C. Masterson, A. Garcia-Mendoza, A. Prakash, V.L. Colvin
Keywords: nanoparticles, graphene, corrosion resistant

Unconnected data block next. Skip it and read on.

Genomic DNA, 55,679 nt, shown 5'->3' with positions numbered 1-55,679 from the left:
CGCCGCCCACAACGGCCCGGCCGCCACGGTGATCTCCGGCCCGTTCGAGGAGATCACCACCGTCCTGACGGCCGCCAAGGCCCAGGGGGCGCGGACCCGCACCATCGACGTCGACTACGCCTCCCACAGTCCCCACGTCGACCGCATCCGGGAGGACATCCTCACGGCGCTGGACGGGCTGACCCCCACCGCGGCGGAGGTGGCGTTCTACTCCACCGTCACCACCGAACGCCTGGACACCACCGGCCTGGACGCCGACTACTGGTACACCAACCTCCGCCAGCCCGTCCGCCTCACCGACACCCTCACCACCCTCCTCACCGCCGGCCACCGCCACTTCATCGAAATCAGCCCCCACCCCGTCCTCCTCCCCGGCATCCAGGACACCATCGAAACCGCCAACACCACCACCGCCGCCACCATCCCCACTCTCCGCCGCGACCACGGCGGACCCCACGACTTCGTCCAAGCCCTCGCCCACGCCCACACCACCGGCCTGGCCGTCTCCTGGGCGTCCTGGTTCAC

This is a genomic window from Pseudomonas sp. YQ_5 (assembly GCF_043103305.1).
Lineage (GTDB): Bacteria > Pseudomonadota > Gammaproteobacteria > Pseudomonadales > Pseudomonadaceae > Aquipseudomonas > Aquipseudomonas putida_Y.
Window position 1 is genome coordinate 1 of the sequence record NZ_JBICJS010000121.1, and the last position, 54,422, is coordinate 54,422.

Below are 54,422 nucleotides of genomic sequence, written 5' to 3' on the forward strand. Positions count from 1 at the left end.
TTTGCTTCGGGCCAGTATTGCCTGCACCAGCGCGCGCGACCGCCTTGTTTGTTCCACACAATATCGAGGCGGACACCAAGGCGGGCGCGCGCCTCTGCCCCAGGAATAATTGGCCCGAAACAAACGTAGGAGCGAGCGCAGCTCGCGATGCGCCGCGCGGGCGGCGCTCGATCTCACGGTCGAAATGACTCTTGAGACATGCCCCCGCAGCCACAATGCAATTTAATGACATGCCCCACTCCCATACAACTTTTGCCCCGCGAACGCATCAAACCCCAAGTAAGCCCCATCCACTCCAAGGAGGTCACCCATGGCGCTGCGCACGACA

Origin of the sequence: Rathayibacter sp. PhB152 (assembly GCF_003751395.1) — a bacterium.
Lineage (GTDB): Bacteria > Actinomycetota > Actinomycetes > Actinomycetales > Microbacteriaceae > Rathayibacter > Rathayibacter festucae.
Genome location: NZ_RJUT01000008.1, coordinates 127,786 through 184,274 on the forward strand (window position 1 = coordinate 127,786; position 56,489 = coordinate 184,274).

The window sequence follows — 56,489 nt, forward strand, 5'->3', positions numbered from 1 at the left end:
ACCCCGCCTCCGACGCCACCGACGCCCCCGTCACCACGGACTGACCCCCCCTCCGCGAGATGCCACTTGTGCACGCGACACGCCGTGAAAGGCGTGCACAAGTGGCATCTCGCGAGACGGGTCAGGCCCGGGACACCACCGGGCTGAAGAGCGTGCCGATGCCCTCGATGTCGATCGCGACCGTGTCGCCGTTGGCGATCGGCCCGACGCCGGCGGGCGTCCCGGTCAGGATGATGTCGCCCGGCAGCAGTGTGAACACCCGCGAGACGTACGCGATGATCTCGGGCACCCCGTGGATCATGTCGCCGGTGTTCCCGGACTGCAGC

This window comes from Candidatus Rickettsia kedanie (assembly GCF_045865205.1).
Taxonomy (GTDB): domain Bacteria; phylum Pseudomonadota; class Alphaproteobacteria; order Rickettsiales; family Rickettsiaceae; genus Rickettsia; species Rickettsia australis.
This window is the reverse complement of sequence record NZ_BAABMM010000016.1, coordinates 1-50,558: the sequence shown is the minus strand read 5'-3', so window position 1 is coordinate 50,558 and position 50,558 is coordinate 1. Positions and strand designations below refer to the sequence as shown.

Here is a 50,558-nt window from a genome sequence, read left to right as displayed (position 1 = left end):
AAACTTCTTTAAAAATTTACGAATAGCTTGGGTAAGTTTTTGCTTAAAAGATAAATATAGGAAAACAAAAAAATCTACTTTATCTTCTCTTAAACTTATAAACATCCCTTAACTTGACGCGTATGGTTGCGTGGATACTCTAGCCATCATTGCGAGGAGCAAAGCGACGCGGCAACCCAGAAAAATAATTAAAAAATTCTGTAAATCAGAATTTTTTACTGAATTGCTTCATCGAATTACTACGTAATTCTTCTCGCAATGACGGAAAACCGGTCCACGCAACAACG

Summary:Here we report a solution-phase strategy for depositing ultrathin, graphene-like carbon onto iron oxide nanocrystals (NCs). The thermal decomposition of iron carboxylates is a well-known method for generating uniform, size tunable iron oxide NCs. When this reaction is completed at elevated temperatures, and for longer times, the nanomaterials become unreactive to further growth.X-ray photoelectron and Raman spec-troscopy reveal that these materials contain graphene-like carbon with clear signatures of sp2 carbon. Metal carboxylates can decompose and yield carbon monoxide which we detect via GC-MS. We speculate that when this CO is generated near a growing iron oxide surface, it disproportionates to yield carbon dioxide and elemental carbon as ultrathin graphene. The coated magnetic nanomaterials survive treatment with concentrated nitric acid, retaining their magnetic properties even under very aggressive chemical conditions. Our approach is notable given that a low temperature, solution-phase route for forming carbon materials such as graphene from the bottom-up has remained elusive.